Carys Eleri’s Lovecraft is a clever blast of humour, science and music. A tale which is reminiscent of so many aspects of growing up, which in turn brings familiar laughter. More so, this is clever because it’s in the underpinning feelgood which this production stays with you. That kindness really will make someone’s world a better place.
7. Rhondda Rips It Up!
Celebrating the centenary of some women gaining the vote in the UK, Welsh National Opera has created a joyful introduction to both the unsung heroine of the Wales Suffrage Movement and opera.
Rhondda Rips It Up! was my first introduction to opera and was far from anticipated. A joyful and entertaining production easily translating the camaraderie of women in creating the momentum for women’s rights- across the range of motivation.
A timely production, cleverly staged and through a wealth of talent ably conveying a key piece of Welsh history.
6. A Good Enough Girl?
A gem hidden amongst the Edinburgh Fringe. A fun but insightful production considering what happens if women don’t.
Educational and yet appealing to younger audiences in a way which only Taylor Swift can. A Good Enough Girl? enables an introduction to the contributions women have made through the ages, and the contributions which continue to be made.
There is so much in this production which could benefit our today, in respecting perspective. But this production isn’t done as ‘education, education, education’ but with fun and laughter.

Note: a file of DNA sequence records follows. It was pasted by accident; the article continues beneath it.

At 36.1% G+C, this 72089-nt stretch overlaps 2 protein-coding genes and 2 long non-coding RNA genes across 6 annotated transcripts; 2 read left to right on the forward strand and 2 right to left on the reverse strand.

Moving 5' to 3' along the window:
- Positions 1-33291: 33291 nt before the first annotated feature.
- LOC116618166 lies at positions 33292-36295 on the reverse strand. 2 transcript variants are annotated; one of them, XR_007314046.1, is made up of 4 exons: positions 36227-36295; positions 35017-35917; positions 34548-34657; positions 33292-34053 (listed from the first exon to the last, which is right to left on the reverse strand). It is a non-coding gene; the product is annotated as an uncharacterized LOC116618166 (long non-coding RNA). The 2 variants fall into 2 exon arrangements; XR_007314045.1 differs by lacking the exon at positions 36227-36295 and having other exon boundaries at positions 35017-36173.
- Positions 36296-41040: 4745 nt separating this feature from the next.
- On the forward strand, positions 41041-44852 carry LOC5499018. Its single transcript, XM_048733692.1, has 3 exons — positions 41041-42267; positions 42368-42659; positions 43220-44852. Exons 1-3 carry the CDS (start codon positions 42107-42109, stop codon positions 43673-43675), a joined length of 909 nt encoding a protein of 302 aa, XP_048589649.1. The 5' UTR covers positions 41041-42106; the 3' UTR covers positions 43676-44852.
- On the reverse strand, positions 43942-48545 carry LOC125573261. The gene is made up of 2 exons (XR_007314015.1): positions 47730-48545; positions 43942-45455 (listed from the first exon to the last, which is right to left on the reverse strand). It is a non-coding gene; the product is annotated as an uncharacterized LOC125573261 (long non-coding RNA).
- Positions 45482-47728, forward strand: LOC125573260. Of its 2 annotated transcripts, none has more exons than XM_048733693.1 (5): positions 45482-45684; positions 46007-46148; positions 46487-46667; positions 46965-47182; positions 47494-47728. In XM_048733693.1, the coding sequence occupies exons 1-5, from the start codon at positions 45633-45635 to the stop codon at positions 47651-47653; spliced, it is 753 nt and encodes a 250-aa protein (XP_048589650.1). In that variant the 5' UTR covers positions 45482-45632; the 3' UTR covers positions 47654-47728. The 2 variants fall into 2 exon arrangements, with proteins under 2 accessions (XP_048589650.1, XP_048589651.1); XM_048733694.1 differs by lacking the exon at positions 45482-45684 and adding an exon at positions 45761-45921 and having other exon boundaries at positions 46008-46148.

The story of Sylvia Pankhurst, of the suffrage movement, and the struggles which existed within and as a result of this fight. Underpinned by hip-hop and a cappella chorus.
You know something is good and is taken seriously by the number of schools visiting a production. And there was something good about seeing school classes at an evening performance. This take on a key piece of our history, this interpretation made a conversation.
It was not without fault, the three hours a little uncomfortable in the gods, but I wouldn’t have given up my seat. This was everything the now and the future of female is and should be.
Utopia encapsulates why it’s always a good idea to try out new experiences, whatever your preconceptions might be telling you.
Festival of Voice introduced me to so many new experiences, theatre which I wouldn’t have considered taking in without the motivation of the overall experience. And there were some absolute gems to enjoy.
Charlotte Church’s Utopia was the one which I was still clueless as to what I would experience even when walking onto the stage of the Donald Gordon theatre at WMC. It turned out to be the most fantastic of evenings, experiencing so much sensory brilliance over the course of a few hours.
3. Alice In Wonderland